Nawaz Sharif’s recent visit to China was a breath of fresh air in the stagnant political environment created by the prolonged political sit-ins in the capital. The inter-state visit strengthened bilateral ties and economic co-operation between both countries. Almost 19 trade agreements and MOUs in the field of infrastructure, technology, polio prevention, solar housing and energy have been signed. At present, Pakistan-China has bilateral trade of almost $12 billion which is targeted to reach $15 billion in the next few decades. The PM’s visit, which was aimed at rebuilding investor confidence and attracting huge foreign investments has been successful, as Pak-China friendship has reached new heights of mutual co-operation and understanding.

Pakistan-China relations have always been marked by deep strategic vision, global diplomacy and pragmatism shown by both sides to reciprocate each other’s regional and strategic interests. The Chinese premier was the first foreign leader to visit Pakistan after Nawaz Sharif’s victory in the 2013 polls. The Chinese president’s visit to India in September and the cancellation of his visit to Pakistan disappointed the nation but this recent visit has opened new overtures of hope and opportunity for both nations. The up-gradation of the Karakorum Highway as part of the proposed economic corridor and handing over of Gwadar Port to China are a way forward in Pak-China bilateral relations. Pakistan has pledged to co-operate to fight terrorist forces such as the East Turkistan Islamic Movement and militants from Xinjiang, said to be residing in its tribal belt. Both the counties have promised to co-ordinate and work jointly on Afghanistan to promote peace and stability in the region.

At the regional level, India is not very happy with growing Pak-China military and diplomatic ties. During his Indian visit, Xi announced $20 billion of Chinese investment in India for the next five years while it has promised to invest over $42 billion in Pakistan; a strong Pakistan-Chinese alliance is a grave threat to India. China has also increased its trade with South East Asian countries including Vietnam, Philippines, Myanmar, Singapore and Malaysia to balance increased US influence in the region under its Asia-Pacific policy. China is spending heavily on its navy and building its sea-ports in Bangladesh, Sri-Lanka and Pakistan as a part of its “string of pearls” strategy. These developments include both economic and military implications. This rise of the China policy has threatened the West and US and they are pursuing the policy of China’s containment in the region. India has been playing a pivotal role to oppose these Chinese developments along with the US. In light of such regional developments, Pakistan-China friendship is a counter balance to the Indo-US strategic partnership in the region.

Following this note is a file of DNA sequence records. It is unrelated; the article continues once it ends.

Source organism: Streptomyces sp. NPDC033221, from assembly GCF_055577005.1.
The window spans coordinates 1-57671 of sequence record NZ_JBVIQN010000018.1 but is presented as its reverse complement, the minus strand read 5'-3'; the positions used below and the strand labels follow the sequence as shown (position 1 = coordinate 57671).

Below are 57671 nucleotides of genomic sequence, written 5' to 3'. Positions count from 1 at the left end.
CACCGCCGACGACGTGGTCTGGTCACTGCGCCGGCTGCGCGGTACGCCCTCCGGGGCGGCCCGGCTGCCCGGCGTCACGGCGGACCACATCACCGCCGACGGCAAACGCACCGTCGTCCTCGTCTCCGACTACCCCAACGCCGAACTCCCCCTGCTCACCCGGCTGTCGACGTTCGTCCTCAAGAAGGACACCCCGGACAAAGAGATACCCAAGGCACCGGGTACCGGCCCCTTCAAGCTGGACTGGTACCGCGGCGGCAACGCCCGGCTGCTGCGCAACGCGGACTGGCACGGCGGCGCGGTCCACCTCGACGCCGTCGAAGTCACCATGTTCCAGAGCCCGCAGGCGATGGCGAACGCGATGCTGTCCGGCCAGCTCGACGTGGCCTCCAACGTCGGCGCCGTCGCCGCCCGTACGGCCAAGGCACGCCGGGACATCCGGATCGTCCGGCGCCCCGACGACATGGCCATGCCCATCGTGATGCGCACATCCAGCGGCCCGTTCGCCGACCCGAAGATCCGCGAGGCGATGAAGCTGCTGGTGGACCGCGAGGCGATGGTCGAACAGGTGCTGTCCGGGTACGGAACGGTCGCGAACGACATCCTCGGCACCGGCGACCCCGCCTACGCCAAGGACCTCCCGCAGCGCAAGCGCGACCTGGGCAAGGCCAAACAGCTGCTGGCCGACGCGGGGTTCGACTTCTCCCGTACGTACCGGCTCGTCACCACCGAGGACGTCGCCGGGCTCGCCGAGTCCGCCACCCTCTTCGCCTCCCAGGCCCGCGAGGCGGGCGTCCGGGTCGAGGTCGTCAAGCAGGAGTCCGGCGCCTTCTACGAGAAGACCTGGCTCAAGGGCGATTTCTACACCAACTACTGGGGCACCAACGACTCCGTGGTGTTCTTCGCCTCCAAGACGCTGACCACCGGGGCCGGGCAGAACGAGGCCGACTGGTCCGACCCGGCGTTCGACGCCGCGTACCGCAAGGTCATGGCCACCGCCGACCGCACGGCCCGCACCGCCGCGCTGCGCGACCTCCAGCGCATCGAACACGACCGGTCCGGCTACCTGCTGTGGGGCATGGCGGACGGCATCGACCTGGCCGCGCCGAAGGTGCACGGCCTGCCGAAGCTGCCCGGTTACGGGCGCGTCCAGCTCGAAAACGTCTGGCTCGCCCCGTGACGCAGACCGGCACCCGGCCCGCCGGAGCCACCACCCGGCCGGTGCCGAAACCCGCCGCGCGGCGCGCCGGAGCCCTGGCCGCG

Historically speaking, there is convergence of economic, security and strategic interests of both the states in the region. China has always considered Pakistan a significant regional ally and as an access route to CARs and the Middle East through revival of its old silk route. Over the years, China has supported Pakistan over the Kashmir issue and in its fight against terrorism. The construction of the KKH Highway, Heavy Mechanical Complex at Taxila and Chashma Nuclear Plants (III and IV) are a symbol of their mutual co-operation and joint ventures. Similarly, Pakistan has facilitated China to end its isolation during the Cold War era and development of its relations with the US and the West. Pakistan has stood with China over issues of sovereignty in Hong Kong, Tibet, Taiwan and human rights issues. Chinese nuclear co-operation with Pakistan after the discriminatory Indo-US nuclear deal and the US shift towards India has pushed Pakistan to further diversify its foreign policy towards China.

Even as Pakistan and China are moving ahead in their bilateral relations to end the power shortage, create job opportunities and uplift the economy and tourism in Pakistan, Nawaz Sharif’s visit to China will only prove truly productive with the materialization of the Pak-China Economic corridor and the practical implementation of these agreements.

The writer works for Islamabad Policy Research Institute.